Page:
How to Comply with HIPAA Massachusetts Laws

HIPAA Massachusetts

If you’re a healthcare provider treating patients in Massachusetts, you are likely wondering, what are HIPAA Massachusetts laws? While some states have their own privacy laws, some of which impose stricter requirements than HIPAA, Massachusetts is not one of those states. 

However, Massachusetts does have specific breach notification laws not outlined in HIPAA. Find out more about Massachusetts HIPAA laws here.

HIPAA Massachusetts: What Are Your Obligations?

To meet the requirements of HIPAA regulations, healthcare organizations (healthcare providers, healthcare vendors, and MSPs) must implement a HIPAA compliance program. Most federal HIPAA requirements apply at the state level in Massachusetts as well.

Security Risk Assessments, Gap Identification, and Remediation

To be HIPAA compliant, it is crucial to identify where your deficiencies lie. To do so, healthcare organizations must conduct six self-audits annually. These self-audits uncover weaknesses and vulnerabilities in your security practices. To ensure that your organization meets HIPAA safeguard requirements, you must create remediation plans. Remediation plans list your identified deficiencies and how you plan to address them, including actions and a timeline.

HIPAA Policies and Procedures

To ensure that you meet HIPAA Privacy, Security, and Breach Notification requirements, you must implement written policies and procedures. These policies and procedures must be customized for your practice’s specific needs, applying directly to how your business operates. To account for any changes in your business practices, you must review your policies and procedures annually and make amendments where appropriate.

HIPAA Training in Massachusetts

HIPAA imposes employee training requirements that are the same regardless of the state the healthcare organization operates in. HIPAA training in Massachusetts must be provided to each employee that has the potential to access PHI. HIPAA training must be provided annually, in which employees must legally attest that they understand and agree to adhere to the training material. 

Business Associate Agreements

Business associate agreements must be signed with each of your business associate vendors. HIPAA defines a business associate as any entity that performs a service for your practice that gives them the potential to access PHI. Common examples of business associates include electronic health records platforms, email service providers, online appointment scheduling software, and cloud storage providers.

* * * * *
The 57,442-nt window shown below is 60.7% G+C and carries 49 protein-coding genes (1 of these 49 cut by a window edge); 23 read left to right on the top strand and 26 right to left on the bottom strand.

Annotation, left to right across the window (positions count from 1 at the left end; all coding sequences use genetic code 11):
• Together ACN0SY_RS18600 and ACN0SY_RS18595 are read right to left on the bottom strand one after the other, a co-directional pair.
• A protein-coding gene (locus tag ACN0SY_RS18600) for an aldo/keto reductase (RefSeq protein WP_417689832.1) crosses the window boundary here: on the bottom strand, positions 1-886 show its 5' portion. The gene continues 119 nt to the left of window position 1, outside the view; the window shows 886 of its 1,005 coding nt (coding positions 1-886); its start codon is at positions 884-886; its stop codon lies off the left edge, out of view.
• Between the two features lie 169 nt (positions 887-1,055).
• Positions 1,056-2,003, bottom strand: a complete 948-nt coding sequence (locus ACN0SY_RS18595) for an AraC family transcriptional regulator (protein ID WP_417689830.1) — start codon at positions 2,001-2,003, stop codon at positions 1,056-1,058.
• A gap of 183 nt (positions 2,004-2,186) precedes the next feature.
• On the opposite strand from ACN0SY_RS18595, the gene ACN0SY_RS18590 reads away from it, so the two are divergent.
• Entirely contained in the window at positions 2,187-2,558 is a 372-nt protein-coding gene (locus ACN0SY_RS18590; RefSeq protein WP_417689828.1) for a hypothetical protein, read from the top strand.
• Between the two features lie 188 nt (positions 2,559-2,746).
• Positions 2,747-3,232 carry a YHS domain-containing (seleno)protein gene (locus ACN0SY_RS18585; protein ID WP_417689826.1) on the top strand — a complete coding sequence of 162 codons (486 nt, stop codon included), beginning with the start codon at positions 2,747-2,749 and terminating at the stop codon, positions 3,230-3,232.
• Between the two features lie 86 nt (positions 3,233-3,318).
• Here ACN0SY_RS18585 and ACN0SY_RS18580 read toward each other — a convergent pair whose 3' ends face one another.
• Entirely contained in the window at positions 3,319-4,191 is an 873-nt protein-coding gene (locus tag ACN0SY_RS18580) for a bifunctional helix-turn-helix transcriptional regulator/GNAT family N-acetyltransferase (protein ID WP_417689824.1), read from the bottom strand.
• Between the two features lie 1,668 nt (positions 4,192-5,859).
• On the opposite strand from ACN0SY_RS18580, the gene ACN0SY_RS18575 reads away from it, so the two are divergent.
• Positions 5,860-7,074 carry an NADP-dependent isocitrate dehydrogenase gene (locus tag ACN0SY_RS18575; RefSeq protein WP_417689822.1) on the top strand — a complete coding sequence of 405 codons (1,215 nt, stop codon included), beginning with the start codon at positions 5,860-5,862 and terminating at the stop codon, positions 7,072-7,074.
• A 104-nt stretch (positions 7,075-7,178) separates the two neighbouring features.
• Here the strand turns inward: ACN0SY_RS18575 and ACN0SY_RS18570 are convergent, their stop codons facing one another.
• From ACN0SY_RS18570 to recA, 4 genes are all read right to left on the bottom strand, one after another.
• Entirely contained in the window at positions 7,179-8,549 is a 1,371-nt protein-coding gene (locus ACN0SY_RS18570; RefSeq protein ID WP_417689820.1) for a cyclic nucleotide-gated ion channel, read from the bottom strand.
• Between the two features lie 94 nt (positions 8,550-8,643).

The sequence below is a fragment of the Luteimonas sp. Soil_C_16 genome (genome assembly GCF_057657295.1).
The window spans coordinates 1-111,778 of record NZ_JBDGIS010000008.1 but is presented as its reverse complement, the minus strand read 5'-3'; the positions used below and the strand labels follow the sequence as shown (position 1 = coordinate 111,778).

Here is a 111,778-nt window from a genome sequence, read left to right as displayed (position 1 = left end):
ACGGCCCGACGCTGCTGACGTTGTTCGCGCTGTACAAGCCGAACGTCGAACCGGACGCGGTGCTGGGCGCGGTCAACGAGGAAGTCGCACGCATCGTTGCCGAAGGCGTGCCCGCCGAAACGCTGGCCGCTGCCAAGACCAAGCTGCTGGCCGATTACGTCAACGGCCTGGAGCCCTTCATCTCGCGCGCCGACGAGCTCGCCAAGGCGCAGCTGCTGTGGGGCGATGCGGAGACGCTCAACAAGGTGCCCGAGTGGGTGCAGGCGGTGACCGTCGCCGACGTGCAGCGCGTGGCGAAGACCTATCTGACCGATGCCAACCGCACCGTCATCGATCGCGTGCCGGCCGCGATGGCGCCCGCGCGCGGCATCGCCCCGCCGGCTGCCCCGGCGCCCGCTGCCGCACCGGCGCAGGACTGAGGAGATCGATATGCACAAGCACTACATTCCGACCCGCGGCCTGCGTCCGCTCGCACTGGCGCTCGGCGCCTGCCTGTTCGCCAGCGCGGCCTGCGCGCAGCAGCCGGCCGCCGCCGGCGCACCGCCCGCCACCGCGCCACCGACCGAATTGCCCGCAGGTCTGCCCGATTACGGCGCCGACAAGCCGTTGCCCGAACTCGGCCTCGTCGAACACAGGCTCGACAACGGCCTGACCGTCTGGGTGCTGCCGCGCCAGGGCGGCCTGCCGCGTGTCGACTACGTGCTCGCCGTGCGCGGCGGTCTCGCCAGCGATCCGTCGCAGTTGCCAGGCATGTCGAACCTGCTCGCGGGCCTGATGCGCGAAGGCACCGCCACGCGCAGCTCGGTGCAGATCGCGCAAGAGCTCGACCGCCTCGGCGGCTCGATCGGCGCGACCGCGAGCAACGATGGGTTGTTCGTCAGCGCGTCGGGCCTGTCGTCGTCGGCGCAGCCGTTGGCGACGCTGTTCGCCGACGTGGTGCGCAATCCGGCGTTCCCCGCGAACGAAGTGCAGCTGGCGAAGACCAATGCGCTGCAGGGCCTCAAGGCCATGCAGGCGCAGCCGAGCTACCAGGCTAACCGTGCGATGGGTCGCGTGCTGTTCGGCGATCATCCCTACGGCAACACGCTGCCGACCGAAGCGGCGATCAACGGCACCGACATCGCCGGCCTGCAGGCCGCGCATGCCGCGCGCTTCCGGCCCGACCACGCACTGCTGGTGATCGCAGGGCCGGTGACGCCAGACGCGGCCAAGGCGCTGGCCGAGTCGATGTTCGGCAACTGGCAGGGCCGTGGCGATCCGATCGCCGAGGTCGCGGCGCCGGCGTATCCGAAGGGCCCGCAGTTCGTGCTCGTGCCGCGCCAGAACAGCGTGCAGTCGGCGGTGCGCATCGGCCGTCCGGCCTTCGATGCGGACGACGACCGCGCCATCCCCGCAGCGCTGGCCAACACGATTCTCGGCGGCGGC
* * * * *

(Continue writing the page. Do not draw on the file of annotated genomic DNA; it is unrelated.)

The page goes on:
You cannot use any vendor and be HIPAA compliant. They need to be willing and able to sign a business associate agreement (BAA). A BAA is a legal contract that requires each signing party to be HIPAA compliant and be responsible for maintaining their compliance. When a vendor doesn’t sign a BAA, it cannot be used for business associate services.

Incident Management

To comply with the HIPAA Breach Notification Rule, you must have a system to detect, respond to, and report breaches. Employees must also have the means to report incidents anonymously and be aware of what to do if they suspect a breach has occurred.

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HIPAA Seal of Compliance

Massachusetts HIPAA Form

A Massachusetts HIPAA form is required under certain circumstances. HIPAA regulations outline the uses and disclosures of PHI that require authorization to be obtained from a patient/plan member before that person’s PHI can be shared or used. 

A HIPAA authorization form in Massachusetts is required before:

  • The covered entity can use or disclose PHI whose use or disclosure is otherwise not permitted by the HIPAA Privacy Rule
  • The covered entity can use or disclose PHI for marketing purposes. If the marketing communication involves direct or indirect remuneration to the covered entity from a third party, the authorization must state that such remuneration is involved.

The law requires that a HIPAA release form in Massachusetts contain specific “core elements” to be valid. 

These elements include:

  • A description of the specific information to be used or disclosed.
  • The name or other specific identification of the person(s), or class of persons, authorized to make the requested use or disclosure.
  • The name or other specific identification of any third parties (persons or classes of persons) to whom the covered entity may make the requested use or disclosure.
  • A description of each purpose of the requested use or disclosure. 
  • An